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A Chinese military officer has said that establishing a South China Sea ADIZ is necessary to China’s national interest.
A senior researcher and officer in China’s People’s Liberation Army said that establishing an Air Defense Identification Zone (ADIZ) is essential to China’s national interest.
“The establishment of another ADIZ over the South China Sea is necessary for China’s long-term national interest,” Senior Colonel Li Jie, a researcher at the PLA Navy’s Military Academy and frequent media commentator, said on Friday, according to a report in Reuters.
Li’s comment seemed to be slightly inconsistent with a statement from China’s Foreign Ministry back in February, which dismissed Japanese media reports that said China was preparing to establish a South China Sea ADIZ. That statement, however, seemed to leave open the possibility that China might do so in the future.
When initially announcing its East China Sea ADIZ, Chinese officials readily admitted that they intended to establish other ADIZ over other areas in the future.
Li’s remark came in the context of a discussion about remarks made by U.S. Captain James Fanell, director of intelligence and information operations at the US Pacific Fleet. As The Diplomat previously reported, at a recent U.S. Naval Institute conference Capt. Fanell said that the PLA had held a drill to practice defeating Japan’s Maritime Self Defense Forces in the East China Sea as a prelude to seizing the disputed Diaoyu/Senkaku Islands.
In that same speech (see video below) Fanell also predicted that China would establish an ADIZ in the South China Sea by 2015 at the latest. Li characterized this remark as America’s attempt to deter China from establishing a South China Sea ADIZ.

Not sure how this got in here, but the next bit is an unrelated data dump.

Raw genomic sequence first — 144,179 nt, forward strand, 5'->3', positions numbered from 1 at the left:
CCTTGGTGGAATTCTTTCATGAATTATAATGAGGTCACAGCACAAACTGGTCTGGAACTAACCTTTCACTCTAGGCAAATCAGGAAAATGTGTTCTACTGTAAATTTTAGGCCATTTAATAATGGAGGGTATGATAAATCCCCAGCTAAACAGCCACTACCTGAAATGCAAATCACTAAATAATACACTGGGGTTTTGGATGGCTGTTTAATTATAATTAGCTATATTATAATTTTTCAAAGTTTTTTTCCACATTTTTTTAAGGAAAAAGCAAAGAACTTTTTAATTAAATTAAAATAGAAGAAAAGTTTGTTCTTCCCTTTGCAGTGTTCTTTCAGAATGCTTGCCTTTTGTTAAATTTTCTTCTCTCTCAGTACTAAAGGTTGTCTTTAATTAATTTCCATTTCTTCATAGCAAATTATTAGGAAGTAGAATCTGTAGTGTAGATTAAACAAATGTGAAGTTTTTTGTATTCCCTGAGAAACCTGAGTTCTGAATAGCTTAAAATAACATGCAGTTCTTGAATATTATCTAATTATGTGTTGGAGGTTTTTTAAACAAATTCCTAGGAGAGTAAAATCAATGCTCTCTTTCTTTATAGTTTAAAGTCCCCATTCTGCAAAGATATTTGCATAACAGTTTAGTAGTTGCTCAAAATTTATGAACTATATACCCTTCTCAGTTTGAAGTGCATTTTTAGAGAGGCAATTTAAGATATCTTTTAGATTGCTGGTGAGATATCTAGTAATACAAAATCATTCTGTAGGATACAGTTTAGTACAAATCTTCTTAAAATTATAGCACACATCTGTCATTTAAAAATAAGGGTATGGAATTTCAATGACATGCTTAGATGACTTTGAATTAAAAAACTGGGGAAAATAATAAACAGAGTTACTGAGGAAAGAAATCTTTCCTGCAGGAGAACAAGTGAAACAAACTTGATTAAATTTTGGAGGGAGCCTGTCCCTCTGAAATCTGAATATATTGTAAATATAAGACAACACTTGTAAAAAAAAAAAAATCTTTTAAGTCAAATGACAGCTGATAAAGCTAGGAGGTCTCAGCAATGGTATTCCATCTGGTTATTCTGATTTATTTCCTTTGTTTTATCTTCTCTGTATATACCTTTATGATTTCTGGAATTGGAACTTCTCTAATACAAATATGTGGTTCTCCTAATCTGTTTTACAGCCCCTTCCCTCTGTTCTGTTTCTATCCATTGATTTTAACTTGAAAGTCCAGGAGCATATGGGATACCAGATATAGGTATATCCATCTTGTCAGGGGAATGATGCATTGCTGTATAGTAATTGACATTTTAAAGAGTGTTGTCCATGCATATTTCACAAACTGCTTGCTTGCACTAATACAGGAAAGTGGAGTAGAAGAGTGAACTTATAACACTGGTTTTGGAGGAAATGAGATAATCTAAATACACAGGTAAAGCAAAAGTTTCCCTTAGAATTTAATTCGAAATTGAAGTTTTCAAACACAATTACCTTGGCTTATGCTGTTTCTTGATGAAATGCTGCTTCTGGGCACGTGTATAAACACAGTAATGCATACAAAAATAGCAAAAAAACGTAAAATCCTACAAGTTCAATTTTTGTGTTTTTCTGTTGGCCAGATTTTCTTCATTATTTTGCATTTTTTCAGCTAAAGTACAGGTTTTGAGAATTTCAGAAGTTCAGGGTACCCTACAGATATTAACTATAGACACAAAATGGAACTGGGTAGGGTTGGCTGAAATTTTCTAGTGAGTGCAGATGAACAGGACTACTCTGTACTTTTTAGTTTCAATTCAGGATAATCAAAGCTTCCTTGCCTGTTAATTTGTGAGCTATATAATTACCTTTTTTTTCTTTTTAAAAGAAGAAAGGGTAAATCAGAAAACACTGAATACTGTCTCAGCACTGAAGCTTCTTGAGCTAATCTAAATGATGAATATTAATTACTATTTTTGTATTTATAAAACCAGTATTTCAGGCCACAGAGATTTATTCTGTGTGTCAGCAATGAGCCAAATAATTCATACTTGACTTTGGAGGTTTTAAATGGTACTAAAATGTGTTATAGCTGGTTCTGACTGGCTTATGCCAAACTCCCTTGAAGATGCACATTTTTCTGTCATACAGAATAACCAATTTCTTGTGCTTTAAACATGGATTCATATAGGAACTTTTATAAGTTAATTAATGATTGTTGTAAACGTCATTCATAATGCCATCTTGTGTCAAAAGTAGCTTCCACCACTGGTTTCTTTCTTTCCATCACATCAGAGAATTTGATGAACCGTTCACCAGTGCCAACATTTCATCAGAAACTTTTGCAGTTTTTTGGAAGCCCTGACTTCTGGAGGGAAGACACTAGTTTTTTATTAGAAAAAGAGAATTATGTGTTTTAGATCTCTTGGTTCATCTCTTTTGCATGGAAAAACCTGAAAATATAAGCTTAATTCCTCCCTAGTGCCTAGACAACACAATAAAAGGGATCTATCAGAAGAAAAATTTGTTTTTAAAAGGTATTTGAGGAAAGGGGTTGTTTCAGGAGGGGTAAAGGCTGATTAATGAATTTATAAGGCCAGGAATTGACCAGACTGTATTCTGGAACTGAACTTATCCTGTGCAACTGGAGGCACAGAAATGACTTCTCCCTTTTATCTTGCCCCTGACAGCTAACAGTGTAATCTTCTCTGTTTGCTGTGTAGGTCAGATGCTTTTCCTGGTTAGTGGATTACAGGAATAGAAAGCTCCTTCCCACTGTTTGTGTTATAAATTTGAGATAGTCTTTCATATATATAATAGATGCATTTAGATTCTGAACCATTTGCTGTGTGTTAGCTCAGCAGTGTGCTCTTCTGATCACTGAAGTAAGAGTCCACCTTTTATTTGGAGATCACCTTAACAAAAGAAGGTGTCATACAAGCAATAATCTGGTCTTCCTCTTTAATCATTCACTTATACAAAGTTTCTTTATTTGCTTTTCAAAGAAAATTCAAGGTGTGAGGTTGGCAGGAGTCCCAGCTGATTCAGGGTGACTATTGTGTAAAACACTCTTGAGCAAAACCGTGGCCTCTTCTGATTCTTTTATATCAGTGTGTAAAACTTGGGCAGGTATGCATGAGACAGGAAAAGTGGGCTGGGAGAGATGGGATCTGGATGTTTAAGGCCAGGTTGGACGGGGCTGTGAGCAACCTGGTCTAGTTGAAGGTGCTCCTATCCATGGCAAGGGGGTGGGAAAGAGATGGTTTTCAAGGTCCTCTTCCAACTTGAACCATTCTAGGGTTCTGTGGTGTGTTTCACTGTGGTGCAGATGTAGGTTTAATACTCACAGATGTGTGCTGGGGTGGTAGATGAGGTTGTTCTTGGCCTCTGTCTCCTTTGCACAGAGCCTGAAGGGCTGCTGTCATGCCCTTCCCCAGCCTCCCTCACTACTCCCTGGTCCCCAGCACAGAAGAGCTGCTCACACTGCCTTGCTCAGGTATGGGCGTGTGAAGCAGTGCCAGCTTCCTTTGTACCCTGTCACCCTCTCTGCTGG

On Thursday, however, the Pentagon distanced itself from Fanell’s remarks, with Pentagon spokesperson Rear Admiral John Kirby saying that “those were his views to express.” Kirby continued: “What I can tell you about what Secretary Hagel believes is that we all continue to believe that the peaceful prosperous rise of China is a good thing for the region, for the world. We continue to want to improve our bilateral military relations with China.” Indeed, Army Chief of Staff Ray Odierno is currently in China meeting his PLA counterpart.
Li said that the Pentagon’s decision to distance itself from Fanell’s comments was a tactical move on the part of the U.S. “It’s a typical U.S. diplomatic strategy,” Li said, according to Reuters. “Washington is very concerned about the tension developing in the South China Sea, which will relate to its strategic interests.”
It’s worth noting that Rear Admiral Kirby distancing the Pentagon from Fanell’s remarks was likely referring in particular to the latter’s comments about China’s military forces training to defeat Japan’s MSDF in the East China Sea.
Fanell’s remark about China’s interest in establishing a South China Sea ADIZ was much less controversial and in fact broadly consistent with the comments made by numerous senior officials in recent months. As far back as last December, Secretary of State John Kerry stated: “Today, I raised our deep concerns about China’s announcement of an East China Sea Air Defense Identification Zone…. The zone should not be implemented, and China should refrain from taking similar unilateral actions elsewhere in the region, and particularly over the South China Sea.”